The Bryant Street Pumping Station and the McMillan Park Reservoir Historic District: a question of boundaries

Thumbnail Image

Publication or External Link






The McMillan Park Reservoir and Filtration Plant in northwest Washington, D.C., are rightfully designated as a local historic district, recognizing both their unique design and important role in the development and modernization of the city. However, the adjacent Bryant Street Pumping Station, an engineering marvel and Beaux Arts monument in its own right, and a resource which shares much of McMillan Park’s historical signifi cance, is excluded from the boundaries of the neighboring historic district. By researching the development of the national capital’s water system, the history of the pumping station, and the process of designating McMillan Park, this project identifi es why the Bryant Street Pumping Station was not considered a contributing element to the historic district. Understanding how these boundaries were initially drawn is key to ensuring that all potentially contributing elements are properly considered in the future, and ultimately lead to a greater appreciation for and preservation of the historic water infrastructure system of Washington.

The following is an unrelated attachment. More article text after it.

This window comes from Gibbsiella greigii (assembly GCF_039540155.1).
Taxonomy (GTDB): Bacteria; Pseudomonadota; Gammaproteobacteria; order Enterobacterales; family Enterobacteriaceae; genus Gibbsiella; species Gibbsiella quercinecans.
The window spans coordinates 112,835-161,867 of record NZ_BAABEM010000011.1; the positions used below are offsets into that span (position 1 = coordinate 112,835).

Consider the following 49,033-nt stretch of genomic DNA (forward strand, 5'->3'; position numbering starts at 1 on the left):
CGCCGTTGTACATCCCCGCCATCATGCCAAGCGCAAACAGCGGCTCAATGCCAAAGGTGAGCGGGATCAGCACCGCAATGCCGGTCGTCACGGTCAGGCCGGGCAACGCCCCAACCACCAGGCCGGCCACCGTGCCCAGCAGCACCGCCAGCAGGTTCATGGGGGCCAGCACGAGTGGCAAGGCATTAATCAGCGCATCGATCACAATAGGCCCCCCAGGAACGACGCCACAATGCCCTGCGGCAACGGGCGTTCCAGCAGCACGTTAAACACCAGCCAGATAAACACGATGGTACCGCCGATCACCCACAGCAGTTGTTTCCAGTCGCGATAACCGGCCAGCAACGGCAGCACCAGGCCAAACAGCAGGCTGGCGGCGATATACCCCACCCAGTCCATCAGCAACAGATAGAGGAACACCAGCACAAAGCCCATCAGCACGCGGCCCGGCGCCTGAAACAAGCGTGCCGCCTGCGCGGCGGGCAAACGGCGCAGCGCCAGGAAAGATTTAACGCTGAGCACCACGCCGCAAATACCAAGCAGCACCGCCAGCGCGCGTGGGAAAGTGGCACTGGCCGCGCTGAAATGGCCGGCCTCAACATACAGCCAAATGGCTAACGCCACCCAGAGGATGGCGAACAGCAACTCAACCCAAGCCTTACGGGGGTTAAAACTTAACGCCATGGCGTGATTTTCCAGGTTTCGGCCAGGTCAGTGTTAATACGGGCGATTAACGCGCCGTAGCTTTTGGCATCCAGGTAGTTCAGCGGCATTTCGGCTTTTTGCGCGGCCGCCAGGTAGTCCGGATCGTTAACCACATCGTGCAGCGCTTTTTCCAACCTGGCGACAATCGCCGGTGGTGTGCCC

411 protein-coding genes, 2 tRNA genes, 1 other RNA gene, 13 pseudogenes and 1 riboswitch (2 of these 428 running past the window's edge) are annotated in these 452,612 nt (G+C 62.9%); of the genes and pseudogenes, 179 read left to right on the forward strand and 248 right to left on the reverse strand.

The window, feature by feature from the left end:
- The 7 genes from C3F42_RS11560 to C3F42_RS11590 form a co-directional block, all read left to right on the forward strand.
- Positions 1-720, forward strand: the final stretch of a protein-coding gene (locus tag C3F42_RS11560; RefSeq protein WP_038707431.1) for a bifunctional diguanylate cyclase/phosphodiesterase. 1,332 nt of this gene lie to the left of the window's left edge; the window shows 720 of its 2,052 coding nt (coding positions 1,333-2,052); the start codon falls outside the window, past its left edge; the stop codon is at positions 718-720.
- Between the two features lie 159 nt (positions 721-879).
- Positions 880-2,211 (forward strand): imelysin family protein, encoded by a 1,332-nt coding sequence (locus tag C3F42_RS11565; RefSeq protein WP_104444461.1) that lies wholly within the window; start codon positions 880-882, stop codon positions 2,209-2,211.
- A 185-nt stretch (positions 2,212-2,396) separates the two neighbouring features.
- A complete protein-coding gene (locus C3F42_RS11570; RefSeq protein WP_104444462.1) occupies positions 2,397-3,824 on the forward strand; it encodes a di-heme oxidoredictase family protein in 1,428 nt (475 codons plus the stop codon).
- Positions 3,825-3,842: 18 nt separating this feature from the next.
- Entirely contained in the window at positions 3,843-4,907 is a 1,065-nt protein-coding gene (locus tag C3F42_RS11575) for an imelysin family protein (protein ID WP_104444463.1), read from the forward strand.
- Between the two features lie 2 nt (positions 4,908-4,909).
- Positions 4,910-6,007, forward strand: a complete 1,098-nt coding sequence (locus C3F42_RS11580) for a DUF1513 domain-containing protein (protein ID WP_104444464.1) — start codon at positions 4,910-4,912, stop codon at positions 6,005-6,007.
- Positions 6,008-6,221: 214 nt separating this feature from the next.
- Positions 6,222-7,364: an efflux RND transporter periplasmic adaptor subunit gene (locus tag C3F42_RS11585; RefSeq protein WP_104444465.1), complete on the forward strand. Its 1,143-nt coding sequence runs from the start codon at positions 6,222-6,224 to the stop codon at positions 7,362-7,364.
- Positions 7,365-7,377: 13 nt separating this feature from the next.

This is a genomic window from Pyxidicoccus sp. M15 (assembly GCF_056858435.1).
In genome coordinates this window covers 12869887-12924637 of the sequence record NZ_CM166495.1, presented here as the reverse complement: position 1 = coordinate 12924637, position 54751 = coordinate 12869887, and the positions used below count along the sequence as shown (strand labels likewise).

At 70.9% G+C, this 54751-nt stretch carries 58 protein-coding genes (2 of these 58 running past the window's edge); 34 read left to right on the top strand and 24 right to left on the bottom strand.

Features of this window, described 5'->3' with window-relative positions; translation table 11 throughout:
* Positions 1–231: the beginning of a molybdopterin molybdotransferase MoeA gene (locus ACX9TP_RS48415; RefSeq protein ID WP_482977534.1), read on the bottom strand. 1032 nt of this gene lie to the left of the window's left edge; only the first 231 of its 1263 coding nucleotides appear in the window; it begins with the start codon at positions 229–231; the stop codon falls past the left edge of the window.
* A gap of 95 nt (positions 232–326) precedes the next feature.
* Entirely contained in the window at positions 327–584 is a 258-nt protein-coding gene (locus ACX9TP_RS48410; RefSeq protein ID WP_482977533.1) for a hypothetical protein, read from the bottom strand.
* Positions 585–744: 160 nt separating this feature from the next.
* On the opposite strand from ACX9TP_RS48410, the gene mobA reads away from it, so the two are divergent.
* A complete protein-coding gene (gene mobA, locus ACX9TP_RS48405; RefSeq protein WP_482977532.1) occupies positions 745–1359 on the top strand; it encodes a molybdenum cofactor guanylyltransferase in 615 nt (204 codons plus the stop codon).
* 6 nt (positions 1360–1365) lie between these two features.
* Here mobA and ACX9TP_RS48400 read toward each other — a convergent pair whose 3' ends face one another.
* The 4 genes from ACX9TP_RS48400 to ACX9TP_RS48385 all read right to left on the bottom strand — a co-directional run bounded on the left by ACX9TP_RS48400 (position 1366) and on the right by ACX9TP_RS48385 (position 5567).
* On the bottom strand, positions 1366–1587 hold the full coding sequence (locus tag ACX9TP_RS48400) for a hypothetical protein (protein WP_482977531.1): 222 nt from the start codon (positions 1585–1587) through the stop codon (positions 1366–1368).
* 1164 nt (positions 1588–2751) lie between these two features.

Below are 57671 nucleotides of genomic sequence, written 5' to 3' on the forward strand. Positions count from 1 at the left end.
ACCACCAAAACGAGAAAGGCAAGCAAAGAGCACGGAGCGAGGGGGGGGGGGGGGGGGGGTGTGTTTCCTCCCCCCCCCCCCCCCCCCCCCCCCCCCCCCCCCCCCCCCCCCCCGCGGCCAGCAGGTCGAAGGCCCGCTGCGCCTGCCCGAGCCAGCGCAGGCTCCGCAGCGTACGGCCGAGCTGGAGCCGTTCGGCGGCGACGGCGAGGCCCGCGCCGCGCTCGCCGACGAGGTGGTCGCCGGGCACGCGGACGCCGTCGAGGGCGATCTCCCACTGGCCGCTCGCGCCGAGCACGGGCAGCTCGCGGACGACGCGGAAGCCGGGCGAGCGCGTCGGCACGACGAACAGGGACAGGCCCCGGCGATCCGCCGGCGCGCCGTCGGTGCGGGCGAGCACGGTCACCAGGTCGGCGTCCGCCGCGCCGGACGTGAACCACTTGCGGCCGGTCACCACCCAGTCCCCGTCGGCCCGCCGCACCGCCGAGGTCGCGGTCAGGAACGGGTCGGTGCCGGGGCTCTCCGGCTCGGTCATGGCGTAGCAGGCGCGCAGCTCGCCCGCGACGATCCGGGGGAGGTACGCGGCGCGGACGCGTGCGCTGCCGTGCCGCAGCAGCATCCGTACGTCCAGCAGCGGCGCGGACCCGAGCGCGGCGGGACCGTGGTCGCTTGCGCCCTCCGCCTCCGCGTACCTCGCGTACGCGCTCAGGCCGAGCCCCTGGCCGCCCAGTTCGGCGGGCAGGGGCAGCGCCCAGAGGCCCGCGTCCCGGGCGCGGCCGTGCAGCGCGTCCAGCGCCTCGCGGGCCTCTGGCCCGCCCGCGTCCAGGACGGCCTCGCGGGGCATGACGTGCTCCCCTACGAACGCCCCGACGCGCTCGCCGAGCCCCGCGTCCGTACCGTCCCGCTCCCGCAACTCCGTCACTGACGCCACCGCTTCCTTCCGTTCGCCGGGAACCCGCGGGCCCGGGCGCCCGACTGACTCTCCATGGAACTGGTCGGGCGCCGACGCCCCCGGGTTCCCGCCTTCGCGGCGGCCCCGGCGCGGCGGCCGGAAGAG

This document has had referenced material removed in respect for the owner's copyright. A complete version of this document, which includes said referenced material, resides in the University of Maryland, College Park's library collection. Final project submitted to the Faculty of the Graduate Program in Historic Preservation, School of Architecture, Planning, and Preservation, University of Maryland, College Park, in partial fulfillment of the requirements for the degree of Master of Historic Preservation, 2009./HISP 700 Spring 2009./Includes bibliographical references (leaves 55-64).